A December Memory
by Bill Monson
When I think back to my childhood Decembers in Galesburg, it's almost always late Saturday afternoon. Milton Cross and the Metropolitan Opera have just finished on the radio. I stand at one of the west-facing windows in my parents' second-floor bedroom to watch a pallid sun setting on a hazy western horizon.
Our back yard below is already in purple shadow, its day-old snow crusty and marked with tracks, mostly squirrel and rabbit. There are fat brown sparrows on the bird bath, which now serves as bird feeder, eating frantically before heading north up Blaine Avenue to a stand of evergreens where they spend their winter nights. I've seen a cardinal at the bird bath, too but usually in the morning right after Dad has spread bird seed on his way to work. By now, Mr. Redbird is at the tip top of one of the neighborhood elms, singing his good-bye to the sun.
Yes, there are still elms in this memory-- magnificent, tall, spreading elms--their bare limbs reaching out from the Wallers' yard to the south and the Felts' yard to the north to frame the December sunset.
We have no elms at 128, but there's a cherry tree at the southwest corner of our house, another down at the bottom of the yard with an apple tree; and I can see abandoned robin nests in all three. There are squirrel nests in the elms, and our neighbors have nailed small platforms about eight feet off the ground on some of them. Each platform has an ear of feed corn on a spike so the squirrels don't even have to leave their trees to feed.
But can they spend a winter in those nests? Maybe they've moved into the lofts of the two or three barns which still stand in the back yards of some of the homes on our street. I know there's a squirrel nest in a hole in the trunk of one of the Felts' front yard maples. I've seen a squirrel come out of it to feed, and he's been storing maple seeds in it all Fall. My Grandmother Watts likes to cite squirrels to me as good examples of individual industry; but she mutters Irish imprecations against them when one of their volunteers sprouts in her flower beds in the Spring.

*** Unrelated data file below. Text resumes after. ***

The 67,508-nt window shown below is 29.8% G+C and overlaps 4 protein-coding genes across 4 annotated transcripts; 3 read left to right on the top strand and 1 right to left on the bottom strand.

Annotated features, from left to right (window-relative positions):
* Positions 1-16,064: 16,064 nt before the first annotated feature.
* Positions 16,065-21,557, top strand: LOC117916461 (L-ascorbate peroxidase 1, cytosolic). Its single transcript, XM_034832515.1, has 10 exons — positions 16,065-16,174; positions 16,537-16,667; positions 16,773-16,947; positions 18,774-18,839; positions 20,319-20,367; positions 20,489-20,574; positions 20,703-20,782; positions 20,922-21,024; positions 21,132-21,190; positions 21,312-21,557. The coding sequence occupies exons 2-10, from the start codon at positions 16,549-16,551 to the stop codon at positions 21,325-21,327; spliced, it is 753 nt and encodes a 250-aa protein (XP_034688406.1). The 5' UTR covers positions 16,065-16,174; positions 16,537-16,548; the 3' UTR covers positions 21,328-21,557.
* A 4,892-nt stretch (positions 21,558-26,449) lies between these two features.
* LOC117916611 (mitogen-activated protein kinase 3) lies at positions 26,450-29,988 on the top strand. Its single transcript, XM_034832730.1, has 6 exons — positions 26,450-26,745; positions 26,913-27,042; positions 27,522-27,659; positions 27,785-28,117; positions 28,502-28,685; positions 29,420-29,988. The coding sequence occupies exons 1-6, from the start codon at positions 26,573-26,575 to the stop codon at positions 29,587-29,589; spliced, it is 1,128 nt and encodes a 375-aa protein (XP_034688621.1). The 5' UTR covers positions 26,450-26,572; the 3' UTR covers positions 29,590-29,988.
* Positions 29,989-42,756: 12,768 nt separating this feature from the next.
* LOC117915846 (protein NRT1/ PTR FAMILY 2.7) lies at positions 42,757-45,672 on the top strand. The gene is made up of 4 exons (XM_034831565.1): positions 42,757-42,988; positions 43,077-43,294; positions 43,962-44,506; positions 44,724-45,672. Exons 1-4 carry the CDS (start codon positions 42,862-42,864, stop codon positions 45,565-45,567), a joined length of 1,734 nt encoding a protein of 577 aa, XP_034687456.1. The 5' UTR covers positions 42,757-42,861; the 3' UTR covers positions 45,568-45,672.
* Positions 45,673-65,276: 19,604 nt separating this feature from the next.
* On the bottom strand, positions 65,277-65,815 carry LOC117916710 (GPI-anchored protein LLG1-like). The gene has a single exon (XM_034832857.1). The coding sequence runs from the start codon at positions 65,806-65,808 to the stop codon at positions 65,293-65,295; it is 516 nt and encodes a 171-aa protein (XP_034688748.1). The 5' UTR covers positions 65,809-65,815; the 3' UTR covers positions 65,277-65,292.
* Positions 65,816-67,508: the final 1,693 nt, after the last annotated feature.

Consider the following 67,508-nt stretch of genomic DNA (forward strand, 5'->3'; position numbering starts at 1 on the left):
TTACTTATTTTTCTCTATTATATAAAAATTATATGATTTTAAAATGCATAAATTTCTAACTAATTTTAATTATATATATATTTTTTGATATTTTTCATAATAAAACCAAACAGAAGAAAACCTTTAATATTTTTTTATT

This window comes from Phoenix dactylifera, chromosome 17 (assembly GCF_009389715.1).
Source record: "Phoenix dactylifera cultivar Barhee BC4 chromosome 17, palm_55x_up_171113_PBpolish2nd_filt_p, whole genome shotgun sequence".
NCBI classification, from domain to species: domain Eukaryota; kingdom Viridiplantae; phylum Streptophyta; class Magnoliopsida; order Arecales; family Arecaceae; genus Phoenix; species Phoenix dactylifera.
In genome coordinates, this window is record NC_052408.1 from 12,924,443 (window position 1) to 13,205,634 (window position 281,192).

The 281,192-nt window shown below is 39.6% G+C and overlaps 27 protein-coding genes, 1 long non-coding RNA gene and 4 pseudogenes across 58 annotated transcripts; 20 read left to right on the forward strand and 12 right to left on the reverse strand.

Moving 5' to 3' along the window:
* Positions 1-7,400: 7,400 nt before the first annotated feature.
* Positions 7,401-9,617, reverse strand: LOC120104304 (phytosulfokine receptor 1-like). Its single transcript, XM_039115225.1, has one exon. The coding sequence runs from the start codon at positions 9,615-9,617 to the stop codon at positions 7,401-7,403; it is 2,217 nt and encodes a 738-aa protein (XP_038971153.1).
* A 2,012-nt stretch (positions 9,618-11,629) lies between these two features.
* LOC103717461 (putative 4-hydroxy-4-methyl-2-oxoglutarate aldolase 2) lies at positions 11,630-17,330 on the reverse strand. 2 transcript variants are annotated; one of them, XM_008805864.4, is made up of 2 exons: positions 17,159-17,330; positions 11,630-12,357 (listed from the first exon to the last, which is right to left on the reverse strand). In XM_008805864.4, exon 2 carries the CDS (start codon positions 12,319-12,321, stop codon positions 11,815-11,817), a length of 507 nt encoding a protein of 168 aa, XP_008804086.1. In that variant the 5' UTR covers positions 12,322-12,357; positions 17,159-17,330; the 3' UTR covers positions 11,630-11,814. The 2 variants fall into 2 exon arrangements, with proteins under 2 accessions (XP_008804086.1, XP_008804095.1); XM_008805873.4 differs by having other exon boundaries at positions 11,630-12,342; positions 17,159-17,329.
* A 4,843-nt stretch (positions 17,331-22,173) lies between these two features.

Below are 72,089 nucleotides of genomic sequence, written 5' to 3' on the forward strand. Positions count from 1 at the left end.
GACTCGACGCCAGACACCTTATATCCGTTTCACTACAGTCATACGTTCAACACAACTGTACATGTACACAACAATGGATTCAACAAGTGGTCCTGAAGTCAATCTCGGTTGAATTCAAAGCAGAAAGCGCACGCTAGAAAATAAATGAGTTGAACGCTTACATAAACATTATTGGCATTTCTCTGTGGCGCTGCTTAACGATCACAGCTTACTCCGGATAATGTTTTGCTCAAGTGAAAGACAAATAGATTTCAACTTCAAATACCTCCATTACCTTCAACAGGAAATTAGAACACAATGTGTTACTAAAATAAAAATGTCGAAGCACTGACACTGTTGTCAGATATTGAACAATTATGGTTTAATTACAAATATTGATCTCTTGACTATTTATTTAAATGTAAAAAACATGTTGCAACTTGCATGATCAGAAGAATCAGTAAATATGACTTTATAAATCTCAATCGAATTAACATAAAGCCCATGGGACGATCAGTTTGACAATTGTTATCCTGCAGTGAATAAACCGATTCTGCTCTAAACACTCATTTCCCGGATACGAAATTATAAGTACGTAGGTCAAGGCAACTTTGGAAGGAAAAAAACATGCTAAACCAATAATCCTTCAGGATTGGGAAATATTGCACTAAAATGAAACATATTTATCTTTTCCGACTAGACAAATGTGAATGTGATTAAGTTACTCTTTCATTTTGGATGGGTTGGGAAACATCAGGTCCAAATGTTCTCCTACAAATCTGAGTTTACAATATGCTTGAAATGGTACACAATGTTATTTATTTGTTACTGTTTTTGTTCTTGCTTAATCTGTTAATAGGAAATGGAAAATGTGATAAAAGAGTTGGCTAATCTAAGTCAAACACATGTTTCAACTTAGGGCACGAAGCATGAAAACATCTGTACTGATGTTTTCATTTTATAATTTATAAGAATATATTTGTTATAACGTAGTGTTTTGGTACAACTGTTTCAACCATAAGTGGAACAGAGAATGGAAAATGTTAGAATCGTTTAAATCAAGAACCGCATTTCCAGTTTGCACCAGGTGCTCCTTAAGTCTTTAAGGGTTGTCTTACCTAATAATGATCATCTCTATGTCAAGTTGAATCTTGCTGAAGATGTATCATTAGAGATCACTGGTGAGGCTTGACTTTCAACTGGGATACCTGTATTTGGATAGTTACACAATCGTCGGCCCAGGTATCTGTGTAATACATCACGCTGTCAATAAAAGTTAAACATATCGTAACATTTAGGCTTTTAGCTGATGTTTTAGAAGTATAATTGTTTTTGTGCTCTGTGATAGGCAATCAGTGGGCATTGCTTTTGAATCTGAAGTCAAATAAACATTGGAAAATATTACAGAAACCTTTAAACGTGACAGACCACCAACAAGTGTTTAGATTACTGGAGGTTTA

There are storm windows on the bedroom windows, but I can still hear the throbbing thunder of a Burlington steam locomotive as it struggles to pick up speed headed north with a freight on the main line. Because the trees on Fulton Street are bare, I can see its bulky silhouette in the setting sun on the viaduct along Lincoln Street; and a plume of frosty white smoke flecked with rose pink at the top rises high in the calm air as the train crosses North Street.
Soon, Mom will call from the kitchen downstairs to warn my sister Sue and me to wash up for supper. Dad will come home soon from the market, we'll eat, and then spend the evening as a family in the living room listening to Saturday night radio. There will be Grand Ole Opry on WMAQ and later, after my bath for church tomorrow, The Chicago Theatre Of The Air on WGN with an opera like my favorite "The Chocolate Soldier" IF I can stay awake through an interminable editorial by the Chicago Tribune's Col. Robert McCormick.
The sun is gone now, and so are the sparrows. The Burlington freight is north of Fremont with only a wisp of smoke to mark its passing. Night is settling over our back yard. There's a light on in the kitchen of the Grimes house behind ours on Fulton. Mrs. Grimes is fixing supper for her husband Sherman and their son Willy.
Unbidden, I go to wash up and then skip down the stairs to help Mom set the table for our supper. After all, Christmas is coming; and there's still time to rack up some good-behavior points.